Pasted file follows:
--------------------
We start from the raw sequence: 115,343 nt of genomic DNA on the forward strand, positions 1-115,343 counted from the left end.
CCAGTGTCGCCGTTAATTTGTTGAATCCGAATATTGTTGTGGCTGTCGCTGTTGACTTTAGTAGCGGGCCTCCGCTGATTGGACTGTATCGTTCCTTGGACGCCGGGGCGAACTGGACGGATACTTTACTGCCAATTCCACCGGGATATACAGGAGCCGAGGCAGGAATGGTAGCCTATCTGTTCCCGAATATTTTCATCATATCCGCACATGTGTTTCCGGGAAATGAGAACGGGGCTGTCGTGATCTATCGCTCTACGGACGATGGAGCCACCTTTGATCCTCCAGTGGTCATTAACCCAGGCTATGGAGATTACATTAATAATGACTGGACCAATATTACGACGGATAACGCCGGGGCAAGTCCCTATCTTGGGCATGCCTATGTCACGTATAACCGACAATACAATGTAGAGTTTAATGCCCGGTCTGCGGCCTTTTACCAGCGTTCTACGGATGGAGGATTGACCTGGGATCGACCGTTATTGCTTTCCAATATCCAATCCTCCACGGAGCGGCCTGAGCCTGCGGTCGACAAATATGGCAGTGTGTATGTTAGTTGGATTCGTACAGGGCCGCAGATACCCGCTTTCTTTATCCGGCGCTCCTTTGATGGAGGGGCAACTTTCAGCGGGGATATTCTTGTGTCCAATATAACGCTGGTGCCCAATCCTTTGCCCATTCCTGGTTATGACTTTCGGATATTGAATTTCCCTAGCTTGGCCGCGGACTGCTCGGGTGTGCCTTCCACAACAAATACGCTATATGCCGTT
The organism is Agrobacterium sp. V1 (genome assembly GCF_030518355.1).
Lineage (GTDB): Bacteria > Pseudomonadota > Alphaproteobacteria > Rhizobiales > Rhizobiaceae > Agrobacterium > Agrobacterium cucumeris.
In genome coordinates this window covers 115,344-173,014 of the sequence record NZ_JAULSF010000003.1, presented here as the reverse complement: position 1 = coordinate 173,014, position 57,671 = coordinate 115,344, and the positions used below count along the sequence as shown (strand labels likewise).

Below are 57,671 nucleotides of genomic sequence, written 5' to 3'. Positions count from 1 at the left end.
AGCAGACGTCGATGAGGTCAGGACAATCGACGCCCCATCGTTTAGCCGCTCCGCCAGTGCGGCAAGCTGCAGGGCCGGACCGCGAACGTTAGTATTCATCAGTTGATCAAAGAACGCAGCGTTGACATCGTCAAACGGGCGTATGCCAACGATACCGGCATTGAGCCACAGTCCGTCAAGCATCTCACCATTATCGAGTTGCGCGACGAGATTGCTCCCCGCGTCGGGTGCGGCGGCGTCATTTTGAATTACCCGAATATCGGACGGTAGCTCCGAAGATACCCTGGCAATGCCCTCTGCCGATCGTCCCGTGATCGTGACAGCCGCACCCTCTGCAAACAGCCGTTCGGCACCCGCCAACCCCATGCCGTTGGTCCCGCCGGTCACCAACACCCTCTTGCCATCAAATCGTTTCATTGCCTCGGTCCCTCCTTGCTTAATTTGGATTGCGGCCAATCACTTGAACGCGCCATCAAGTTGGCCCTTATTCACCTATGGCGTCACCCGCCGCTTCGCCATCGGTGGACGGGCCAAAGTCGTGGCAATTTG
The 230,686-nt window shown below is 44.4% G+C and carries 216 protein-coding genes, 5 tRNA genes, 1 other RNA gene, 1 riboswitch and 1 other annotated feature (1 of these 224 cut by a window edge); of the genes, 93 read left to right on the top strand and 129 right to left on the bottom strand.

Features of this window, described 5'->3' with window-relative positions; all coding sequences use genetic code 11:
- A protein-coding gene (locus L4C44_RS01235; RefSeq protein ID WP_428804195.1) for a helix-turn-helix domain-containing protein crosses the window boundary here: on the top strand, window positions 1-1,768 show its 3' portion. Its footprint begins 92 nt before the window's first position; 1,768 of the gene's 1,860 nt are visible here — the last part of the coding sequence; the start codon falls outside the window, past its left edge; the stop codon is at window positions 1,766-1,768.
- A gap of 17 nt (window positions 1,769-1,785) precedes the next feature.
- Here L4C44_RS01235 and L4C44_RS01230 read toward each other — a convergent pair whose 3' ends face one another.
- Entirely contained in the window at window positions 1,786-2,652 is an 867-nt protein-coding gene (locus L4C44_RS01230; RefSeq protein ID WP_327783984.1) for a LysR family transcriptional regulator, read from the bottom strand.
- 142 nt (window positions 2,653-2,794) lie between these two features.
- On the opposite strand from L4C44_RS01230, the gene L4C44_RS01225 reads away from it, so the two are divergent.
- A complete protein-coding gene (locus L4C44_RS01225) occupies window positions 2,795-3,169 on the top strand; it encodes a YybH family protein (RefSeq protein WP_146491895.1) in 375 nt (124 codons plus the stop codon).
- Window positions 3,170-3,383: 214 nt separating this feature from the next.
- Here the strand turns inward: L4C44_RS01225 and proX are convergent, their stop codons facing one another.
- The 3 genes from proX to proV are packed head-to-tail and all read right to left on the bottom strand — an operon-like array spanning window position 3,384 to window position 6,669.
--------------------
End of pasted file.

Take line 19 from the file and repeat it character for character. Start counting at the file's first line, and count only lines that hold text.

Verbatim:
- The 3 genes from proX to proV are packed head-to-tail and all read right to left on the bottom strand — an operon-like array spanning window position 3,384 to window position 6,669.